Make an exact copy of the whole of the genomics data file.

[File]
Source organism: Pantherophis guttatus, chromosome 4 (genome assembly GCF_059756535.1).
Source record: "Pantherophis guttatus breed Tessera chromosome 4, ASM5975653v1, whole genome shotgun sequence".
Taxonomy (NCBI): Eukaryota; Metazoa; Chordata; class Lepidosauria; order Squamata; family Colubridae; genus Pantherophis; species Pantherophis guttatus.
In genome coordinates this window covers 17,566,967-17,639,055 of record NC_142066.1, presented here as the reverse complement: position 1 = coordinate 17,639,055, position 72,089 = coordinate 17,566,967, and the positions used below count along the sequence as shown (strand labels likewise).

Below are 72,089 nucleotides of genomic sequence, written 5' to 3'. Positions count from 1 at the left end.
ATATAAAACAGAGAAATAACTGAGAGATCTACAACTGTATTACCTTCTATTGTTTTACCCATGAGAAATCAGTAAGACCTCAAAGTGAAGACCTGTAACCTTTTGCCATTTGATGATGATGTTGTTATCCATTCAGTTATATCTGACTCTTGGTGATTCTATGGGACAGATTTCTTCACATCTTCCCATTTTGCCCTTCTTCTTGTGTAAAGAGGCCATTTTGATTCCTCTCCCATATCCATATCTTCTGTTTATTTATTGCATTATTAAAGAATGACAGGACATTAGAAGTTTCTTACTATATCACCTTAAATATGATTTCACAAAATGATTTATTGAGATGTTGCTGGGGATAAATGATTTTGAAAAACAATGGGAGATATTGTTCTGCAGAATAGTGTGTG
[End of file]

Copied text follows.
Source organism: Pantherophis guttatus, chromosome 4 (genome assembly GCF_059756535.1).
Source record: "Pantherophis guttatus breed Tessera chromosome 4, ASM5975653v1, whole genome shotgun sequence".
Taxonomy (NCBI): Eukaryota; Metazoa; Chordata; class Lepidosauria; order Squamata; family Colubridae; genus Pantherophis; species Pantherophis guttatus.
In genome coordinates this window covers 17,566,967-17,639,055 of record NC_142066.1, presented here as the reverse complement: position 1 = coordinate 17,639,055, position 72,089 = coordinate 17,566,967, and the positions used below count along the sequence as shown (strand labels likewise).

Below are 72,089 nucleotides of genomic sequence, written 5' to 3'. Positions count from 1 at the left end.
ATATAAAACAGAGAAATAACTGAGAGATCTACAACTGTATTACCTTCTATTGTTTTACCCATGAGAAATCAGTAAGACCTCAAAGTGAAGACCTGTAACCTTTTGCCATTTGATGATGATGTTGTTATCCATTCAGTTATATCTGACTCTTGGTGATTCTATGGGACAGATTTCTTCACATCTTCCCATTTTGCCCTTCTTCTTGTGTAAAGAGGCCATTTTGATTCCTCTCCCATATCCATATCTTCTGTTTATTTATTGCATTATTAAAGAATGACAGGACATTAGAAGTTTCTTACTATATCACCTTAAATATGATTTCACAAAATGATTTATTGAGATGTTGCTGGGGATAAATGATTTTGAAAAACAATGGGAGATATTGTTCTGCAGAATAGTGTGTG